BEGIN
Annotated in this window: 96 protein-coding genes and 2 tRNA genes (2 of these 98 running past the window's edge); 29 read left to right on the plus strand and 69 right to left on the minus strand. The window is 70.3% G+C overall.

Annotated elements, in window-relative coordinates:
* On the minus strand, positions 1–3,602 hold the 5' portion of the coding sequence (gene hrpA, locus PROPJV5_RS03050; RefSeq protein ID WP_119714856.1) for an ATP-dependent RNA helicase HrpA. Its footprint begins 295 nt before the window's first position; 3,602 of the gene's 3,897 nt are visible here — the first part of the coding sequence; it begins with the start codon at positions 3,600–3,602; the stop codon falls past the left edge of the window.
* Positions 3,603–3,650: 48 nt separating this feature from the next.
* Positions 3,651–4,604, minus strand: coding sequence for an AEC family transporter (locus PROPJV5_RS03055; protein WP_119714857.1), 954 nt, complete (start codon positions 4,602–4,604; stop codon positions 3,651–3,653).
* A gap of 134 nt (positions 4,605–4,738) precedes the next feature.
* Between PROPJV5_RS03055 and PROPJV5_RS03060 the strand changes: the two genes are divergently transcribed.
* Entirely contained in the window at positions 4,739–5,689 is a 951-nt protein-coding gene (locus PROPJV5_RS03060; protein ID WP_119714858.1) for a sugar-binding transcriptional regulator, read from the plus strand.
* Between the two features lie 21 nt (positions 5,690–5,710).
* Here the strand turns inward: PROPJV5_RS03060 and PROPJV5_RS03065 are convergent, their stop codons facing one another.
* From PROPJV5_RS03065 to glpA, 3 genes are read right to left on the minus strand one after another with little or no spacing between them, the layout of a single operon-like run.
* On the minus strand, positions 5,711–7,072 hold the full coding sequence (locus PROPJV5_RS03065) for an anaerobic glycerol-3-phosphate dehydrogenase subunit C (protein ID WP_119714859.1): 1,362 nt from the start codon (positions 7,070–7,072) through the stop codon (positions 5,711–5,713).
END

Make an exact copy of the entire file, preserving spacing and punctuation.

Annotated in this window: 96 protein-coding genes and 2 tRNA genes (2 of these 98 running past the window's edge); 29 read left to right on the plus strand and 69 right to left on the minus strand. The window is 70.3% G+C overall.

Annotated elements, in window-relative coordinates:
* On the minus strand, positions 1–3,602 hold the 5' portion of the coding sequence (gene hrpA, locus PROPJV5_RS03050; RefSeq protein ID WP_119714856.1) for an ATP-dependent RNA helicase HrpA. Its footprint begins 295 nt before the window's first position; 3,602 of the gene's 3,897 nt are visible here — the first part of the coding sequence; it begins with the start codon at positions 3,600–3,602; the stop codon falls past the left edge of the window.
* Positions 3,603–3,650: 48 nt separating this feature from the next.
* Positions 3,651–4,604, minus strand: coding sequence for an AEC family transporter (locus PROPJV5_RS03055; protein WP_119714857.1), 954 nt, complete (start codon positions 4,602–4,604; stop codon positions 3,651–3,653).
* A gap of 134 nt (positions 4,605–4,738) precedes the next feature.
* Between PROPJV5_RS03055 and PROPJV5_RS03060 the strand changes: the two genes are divergently transcribed.
* Entirely contained in the window at positions 4,739–5,689 is a 951-nt protein-coding gene (locus PROPJV5_RS03060; protein ID WP_119714858.1) for a sugar-binding transcriptional regulator, read from the plus strand.
* Between the two features lie 21 nt (positions 5,690–5,710).
* Here the strand turns inward: PROPJV5_RS03060 and PROPJV5_RS03065 are convergent, their stop codons facing one another.
* From PROPJV5_RS03065 to glpA, 3 genes are read right to left on the minus strand one after another with little or no spacing between them, the layout of a single operon-like run.
* On the minus strand, positions 5,711–7,072 hold the full coding sequence (locus PROPJV5_RS03065) for an anaerobic glycerol-3-phosphate dehydrogenase subunit C (protein ID WP_119714859.1): 1,362 nt from the start codon (positions 7,070–7,072) through the stop codon (positions 5,711–5,713).